Originally Posted by sodaboy581
It's not a myth
I have also heard about this stuff in the past from my Australian users, it seems like there are many down under who watch content from japan.... unlike North America, UK Europe, Australia models are usually directly manufactured in Japan / asia and brought in to. I just think most here including Professionals have no direct knowledge about the past standards in Japan.
I also saw at EIZO's website
that talks about this (EIZO is a Japanese Company, founded in 1968) but was getting lazy on posting additional links lol
As a rule of thumb, most Japanese film titles assume a 9300 K environment, while non-Japanese films assume a 6500 K environment. This means one is highly likely to achieve color reproduction close to that intended by filmmakers by setting the color temperature of an LCD monitor to 9300 K when viewing a Japanese film and 6500 K when viewing a non-Japanese film. (Naturally, this doesn't apply universally.) When using a model with a wide range of choices in Kelvin values—an Eizo Nanao LCD monitor, for example—users can adjust the color temperature to whatever looks best.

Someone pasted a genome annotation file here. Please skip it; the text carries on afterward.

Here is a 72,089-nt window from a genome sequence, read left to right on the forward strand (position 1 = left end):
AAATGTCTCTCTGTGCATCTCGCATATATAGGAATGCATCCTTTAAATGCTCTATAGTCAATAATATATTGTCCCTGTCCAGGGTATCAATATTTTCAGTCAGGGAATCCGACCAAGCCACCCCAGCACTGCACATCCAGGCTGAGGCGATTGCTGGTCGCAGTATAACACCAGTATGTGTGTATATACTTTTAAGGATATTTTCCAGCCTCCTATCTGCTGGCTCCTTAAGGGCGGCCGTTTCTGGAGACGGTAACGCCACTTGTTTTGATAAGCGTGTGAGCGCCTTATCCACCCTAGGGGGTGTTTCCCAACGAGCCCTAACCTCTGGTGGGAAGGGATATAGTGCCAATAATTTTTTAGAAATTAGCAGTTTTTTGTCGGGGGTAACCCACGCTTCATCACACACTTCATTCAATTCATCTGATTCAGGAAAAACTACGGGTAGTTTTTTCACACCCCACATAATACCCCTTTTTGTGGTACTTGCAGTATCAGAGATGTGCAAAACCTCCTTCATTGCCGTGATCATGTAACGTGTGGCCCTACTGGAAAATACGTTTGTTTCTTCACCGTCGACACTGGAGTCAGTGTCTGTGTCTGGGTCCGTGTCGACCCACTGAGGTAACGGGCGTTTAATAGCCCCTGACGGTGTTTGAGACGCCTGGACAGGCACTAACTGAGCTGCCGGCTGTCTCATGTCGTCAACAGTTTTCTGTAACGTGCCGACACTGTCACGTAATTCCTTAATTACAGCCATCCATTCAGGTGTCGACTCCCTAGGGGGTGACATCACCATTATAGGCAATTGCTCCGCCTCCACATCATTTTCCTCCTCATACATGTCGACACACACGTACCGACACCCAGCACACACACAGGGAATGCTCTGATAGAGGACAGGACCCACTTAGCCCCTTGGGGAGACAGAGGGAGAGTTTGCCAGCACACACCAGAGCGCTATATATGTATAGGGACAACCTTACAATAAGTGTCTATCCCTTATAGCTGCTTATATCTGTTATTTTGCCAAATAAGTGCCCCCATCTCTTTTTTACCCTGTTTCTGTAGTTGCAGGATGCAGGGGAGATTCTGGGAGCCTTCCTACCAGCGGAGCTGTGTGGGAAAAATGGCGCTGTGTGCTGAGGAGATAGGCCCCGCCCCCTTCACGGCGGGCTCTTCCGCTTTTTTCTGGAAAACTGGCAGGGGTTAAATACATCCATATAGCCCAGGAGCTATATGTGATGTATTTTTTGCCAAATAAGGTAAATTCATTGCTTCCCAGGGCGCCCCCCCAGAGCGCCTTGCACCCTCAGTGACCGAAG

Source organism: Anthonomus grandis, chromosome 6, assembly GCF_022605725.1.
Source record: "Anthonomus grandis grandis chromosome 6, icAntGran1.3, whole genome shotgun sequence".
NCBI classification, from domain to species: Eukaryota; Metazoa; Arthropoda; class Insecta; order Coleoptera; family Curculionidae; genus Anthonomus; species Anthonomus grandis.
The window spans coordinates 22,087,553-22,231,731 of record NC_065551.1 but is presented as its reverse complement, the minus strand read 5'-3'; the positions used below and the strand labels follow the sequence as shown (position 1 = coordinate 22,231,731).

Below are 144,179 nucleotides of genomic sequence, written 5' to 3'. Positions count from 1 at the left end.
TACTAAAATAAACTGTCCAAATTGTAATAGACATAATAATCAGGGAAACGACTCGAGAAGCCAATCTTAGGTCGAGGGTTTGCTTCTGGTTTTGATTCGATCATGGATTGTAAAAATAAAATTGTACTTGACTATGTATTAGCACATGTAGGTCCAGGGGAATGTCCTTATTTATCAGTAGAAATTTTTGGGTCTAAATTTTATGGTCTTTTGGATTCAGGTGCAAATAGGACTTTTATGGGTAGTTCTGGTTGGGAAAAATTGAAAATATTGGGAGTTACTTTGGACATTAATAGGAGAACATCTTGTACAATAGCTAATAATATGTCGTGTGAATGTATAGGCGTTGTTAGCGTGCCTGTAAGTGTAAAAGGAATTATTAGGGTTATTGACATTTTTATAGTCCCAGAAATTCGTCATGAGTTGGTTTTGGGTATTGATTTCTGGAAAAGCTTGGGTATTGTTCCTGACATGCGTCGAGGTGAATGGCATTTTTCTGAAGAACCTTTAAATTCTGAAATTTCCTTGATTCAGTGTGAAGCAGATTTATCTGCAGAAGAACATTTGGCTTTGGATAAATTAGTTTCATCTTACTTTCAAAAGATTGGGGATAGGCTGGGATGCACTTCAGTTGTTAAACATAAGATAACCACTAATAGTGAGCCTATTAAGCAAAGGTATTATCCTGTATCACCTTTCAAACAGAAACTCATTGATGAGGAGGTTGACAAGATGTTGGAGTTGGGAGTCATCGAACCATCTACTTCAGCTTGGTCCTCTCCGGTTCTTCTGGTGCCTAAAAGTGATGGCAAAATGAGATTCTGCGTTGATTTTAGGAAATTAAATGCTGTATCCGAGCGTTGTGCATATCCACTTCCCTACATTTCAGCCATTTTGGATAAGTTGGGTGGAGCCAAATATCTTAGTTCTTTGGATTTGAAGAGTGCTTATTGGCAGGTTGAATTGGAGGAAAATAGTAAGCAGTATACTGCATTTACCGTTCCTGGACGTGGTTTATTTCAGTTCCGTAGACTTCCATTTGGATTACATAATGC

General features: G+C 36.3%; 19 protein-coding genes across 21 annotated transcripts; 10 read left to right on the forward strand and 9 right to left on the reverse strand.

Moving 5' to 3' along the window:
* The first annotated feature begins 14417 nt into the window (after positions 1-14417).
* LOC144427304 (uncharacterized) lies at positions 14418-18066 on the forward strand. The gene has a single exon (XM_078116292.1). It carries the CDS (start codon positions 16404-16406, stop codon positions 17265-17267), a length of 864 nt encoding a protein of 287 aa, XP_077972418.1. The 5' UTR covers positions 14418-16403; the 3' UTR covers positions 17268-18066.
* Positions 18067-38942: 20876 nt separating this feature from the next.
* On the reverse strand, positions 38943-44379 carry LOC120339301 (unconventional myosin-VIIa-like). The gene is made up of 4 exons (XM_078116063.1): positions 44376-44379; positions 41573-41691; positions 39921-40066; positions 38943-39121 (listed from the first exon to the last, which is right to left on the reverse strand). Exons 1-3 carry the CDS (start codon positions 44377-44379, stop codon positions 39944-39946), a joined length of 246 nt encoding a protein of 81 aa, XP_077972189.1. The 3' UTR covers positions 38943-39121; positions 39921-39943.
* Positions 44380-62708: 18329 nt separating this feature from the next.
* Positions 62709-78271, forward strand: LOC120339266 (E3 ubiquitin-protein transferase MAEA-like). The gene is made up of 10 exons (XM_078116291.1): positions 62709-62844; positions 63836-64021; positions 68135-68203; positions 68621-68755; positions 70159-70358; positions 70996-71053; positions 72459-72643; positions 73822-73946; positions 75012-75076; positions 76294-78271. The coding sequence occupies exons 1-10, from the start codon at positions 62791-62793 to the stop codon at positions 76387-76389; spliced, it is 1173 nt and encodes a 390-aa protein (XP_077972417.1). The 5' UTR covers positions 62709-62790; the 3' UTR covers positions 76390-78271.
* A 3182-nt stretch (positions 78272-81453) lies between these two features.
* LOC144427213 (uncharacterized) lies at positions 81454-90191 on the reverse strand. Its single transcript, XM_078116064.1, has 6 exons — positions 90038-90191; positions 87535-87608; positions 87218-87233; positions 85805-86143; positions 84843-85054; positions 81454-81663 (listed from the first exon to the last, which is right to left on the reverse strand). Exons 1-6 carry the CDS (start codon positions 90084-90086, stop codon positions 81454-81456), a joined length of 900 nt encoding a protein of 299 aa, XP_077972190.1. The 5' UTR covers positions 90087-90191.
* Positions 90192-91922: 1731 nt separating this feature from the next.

Here's also a LINK
to preview Page 643 from Poynton's book (though he's going from D65 to 9300K labels:
D65 (except in Japan, where the standard white reference is 9300 K).
All this has peaked my interest again, to see how this looks. I may look at sourcing some original and proper content from there and of course a proper source device and then some calibration sessions..Edited by turbe - 1/6/13 at 4:39pm